Wednesday, September 20, 2006

A Review of Ben Mikaelsen's TOUCHING SPIRIT BEAR

Editor's Note, March 10, 2008: A lot of people come to this page from "Web English Teacher" and may be surprised to read the critical review below. I hope that you'll consider it and the other essays on this site about Touching Spirit Bear. Share what you read here with your students. How does information provided here compare to positive and favorable reviews? Does the negative review change your view of the book in any way?
__________________
SEPTEMBER 20, 2006: Beverly Slapin's review of Ben Mikaelsen's Touching Spirit Bear

Editor's Intro to Slapin's Review: American society loves to love Indians and things-Indian. Or rather, things they think are Indian. There’s a long history of exploiting our ways of being. Touching Spirit Bear is another example of that exploitation. You don’t have to buy or read it. There are better books available. To find them, visit the Oyate website.

[Note: This review is used here with permission of the author, Beverly Slapin. It may not be published elsewhere without her written permission.]

Mikaelsen, Ben, Touching Spirit Bear. HarperCollins, 2001, 241 pages, grades 5-up; Tlingit

For centuries, restorative justice or circle justice has been practiced in one form or another by many Indian communities. The object is to restore the wellbeing of the victim or the victim’s family, rather than to punish the offender. This is done through a multi-step talking-circle approach, in which the people most affected by the crime, along with community representatives, come together to heal and to try to agree on a fair and reasonable settlement. The sentencing plan involves commitment by the community, family members, and the offender. In 1996, a pilot circle justice project, in conjunction with the criminal justice system, was initiated in Minnesota

In Touching Spirit Bear, Cole Matthews is an angry, out-of-control Minneapolis teen, the son of wealthy, abusive alcoholic parents, convicted of viciously beating a classmate. This manipulative and violent young offender is given one more chance: to take part in the circle justice program. Soon Cole finds himself on a remote Alaskan island in Tlingit territory, banished for a year, overseen by a Tlingit parole officer and a traditional elder—and watched by an enormous white “spirit bear.” Here, he resists, wrestles with, and ultimately comes to terms with this chance to take responsibility for what he’s done. 

Ben Mikaelsen’s writing, in places, is evocative and a dead-on accurate portrayal of a troubled teen. After the bear near-fatally mauls Cole, there are excruciatingly detailed descriptions of his struggles to survive by eating worms and bugs, a live mouse and even his own vomit. With broken ribs, legs and an arm, and too weak to get up, he defecates in his pants, and fights to stay alive. It is during this time that Cole begins to understand his vulnerability and his relationship to everything that surrounds him. It is here that his transformation begins.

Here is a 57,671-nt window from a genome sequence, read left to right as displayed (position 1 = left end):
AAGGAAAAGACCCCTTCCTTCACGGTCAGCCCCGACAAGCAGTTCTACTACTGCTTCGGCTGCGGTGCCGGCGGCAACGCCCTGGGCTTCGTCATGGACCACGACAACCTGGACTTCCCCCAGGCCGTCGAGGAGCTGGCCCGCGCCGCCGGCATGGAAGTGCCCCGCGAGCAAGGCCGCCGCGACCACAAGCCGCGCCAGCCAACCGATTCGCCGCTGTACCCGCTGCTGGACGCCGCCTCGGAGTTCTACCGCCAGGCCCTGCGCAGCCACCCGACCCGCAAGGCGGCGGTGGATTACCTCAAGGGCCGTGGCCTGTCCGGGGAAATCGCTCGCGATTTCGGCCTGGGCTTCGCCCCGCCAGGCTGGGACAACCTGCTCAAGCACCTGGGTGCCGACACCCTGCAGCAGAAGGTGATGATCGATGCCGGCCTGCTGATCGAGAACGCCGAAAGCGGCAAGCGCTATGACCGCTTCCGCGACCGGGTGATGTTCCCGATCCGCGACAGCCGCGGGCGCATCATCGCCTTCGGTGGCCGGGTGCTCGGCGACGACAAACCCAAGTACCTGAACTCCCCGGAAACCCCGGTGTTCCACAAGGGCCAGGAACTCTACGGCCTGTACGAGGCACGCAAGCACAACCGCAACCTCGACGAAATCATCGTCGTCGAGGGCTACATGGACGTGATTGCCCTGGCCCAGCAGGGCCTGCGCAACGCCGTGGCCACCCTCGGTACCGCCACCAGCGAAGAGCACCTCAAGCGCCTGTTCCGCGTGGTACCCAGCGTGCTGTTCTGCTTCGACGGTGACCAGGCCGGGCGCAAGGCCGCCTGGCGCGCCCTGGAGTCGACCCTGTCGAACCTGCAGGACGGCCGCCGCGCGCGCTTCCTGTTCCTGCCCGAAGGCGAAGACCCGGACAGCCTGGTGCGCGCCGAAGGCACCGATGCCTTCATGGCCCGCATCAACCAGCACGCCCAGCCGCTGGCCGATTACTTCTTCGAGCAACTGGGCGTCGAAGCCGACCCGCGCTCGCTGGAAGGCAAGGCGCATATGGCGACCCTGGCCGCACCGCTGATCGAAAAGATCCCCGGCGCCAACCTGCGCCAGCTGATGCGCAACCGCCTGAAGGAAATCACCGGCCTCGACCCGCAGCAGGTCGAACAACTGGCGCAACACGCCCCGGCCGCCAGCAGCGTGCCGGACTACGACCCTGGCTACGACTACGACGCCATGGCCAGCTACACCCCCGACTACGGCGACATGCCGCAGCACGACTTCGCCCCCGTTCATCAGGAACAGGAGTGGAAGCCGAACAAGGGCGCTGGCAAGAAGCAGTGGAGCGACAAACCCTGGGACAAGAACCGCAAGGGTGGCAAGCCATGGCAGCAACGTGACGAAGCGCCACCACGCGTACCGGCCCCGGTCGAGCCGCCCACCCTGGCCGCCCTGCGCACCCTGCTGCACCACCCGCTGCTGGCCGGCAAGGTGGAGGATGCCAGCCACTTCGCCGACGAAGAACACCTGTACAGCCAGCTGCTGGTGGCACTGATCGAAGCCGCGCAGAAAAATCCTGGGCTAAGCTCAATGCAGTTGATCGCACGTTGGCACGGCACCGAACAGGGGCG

All of this having been said, Touching Spirit Bear is fatally flawed by Mikaelsen’s inexcusable playing around with Tlingit culture, cosmology and ritual; and his abysmal lack of understanding of traditional banishment. It is obvious that what he doesn’t know, he invents. Edwin, the Tlingit elder, instructs Cole to: jump into the icy cold water and stay there as long as possible; pick up a heavy rock (called the “ancestor rock”) and carry it to the top of a hill; push the rock (now called the “anger rock”) back down the hill; watch for animals and dance around the fire to impersonate the animal he sees (called the “bear dance,” “bird dance,” “mouse dance,” etc.); announce what he’s learned about the characteristics of that animal from his dance; and finally, carve that animal on his own personal “totem pole.”

This is all garbage. The purpose of banishment is to isolate a person so that, in solitude, he can think deeply about his life and relations, and prepare to rejoin his community. When someone is banished, he is left to learn on his own whatever is to be learned. It is not about white boys “playing Indian.” It is not about teaching white boys the rituals of another culture. And most especially, it is not about carrying rocks up a hill and performing a bunch of stupid cross-cultural animal impersonation dances.
The author’s own relationship with bears and his supposed almost-close-enough-to-touch encounter with a “three-hundred-pound male Spirit Bear” notwithstanding, Touching Spirit Bear is a terrible book.

—Beverly Slapin

[Update, 5/7/2008: Please read further information about Touching Spirit Bear here and at the TOUCHING SPIRIT BEAR section in the column on the right side of this page.]

15 comments:

Anonymous said...

I can totally understand the focus of the Native American critique of Touching Spirit Bear as violating some of the precepts of the Native American Culture. Still, with that in mind, "Touching Spirit Bear" is the most powerful adolescent novels dealing with teenage anger and hostility. If this novel has even helped one teenager ridden with angst, it makes this book a giant success. Ben Mikaelson's writing style carries tremendous power and self-reflection. Though this book has some flaws in its depiction of the Tinglit culture, it is a must read for so many!

Anonymous said...

I believe you have misunderstood the purpose of the book. It is a powerful book rich in figurative language. Cole IS NOT a white boy playing Indian nor does Mikaelsen pretend to know all about the Tlingit culture. He uses what he has learned from his research to portray a troubled teen's journey toward freedom from anger and despair. He never totally achieves that freedom in this book, and that is intentional for one never really totally loses anger. As Mikaelsen shows, it's all in how we look at life. Shouldn't we all take and savor life one day at a time. Or, did you miss that message?

Anonymous said...

I was sadden to read the negative comment about this book. I've used this book for 9th graders for two years. Each year it has had a positive impact on more than one student. I take my time reading it to them,allowing them time to reflect on their own lives. We all realize I think that this is book of fiction, based on some facts...but with many great truths about life and identity. CS, Jacksonville FL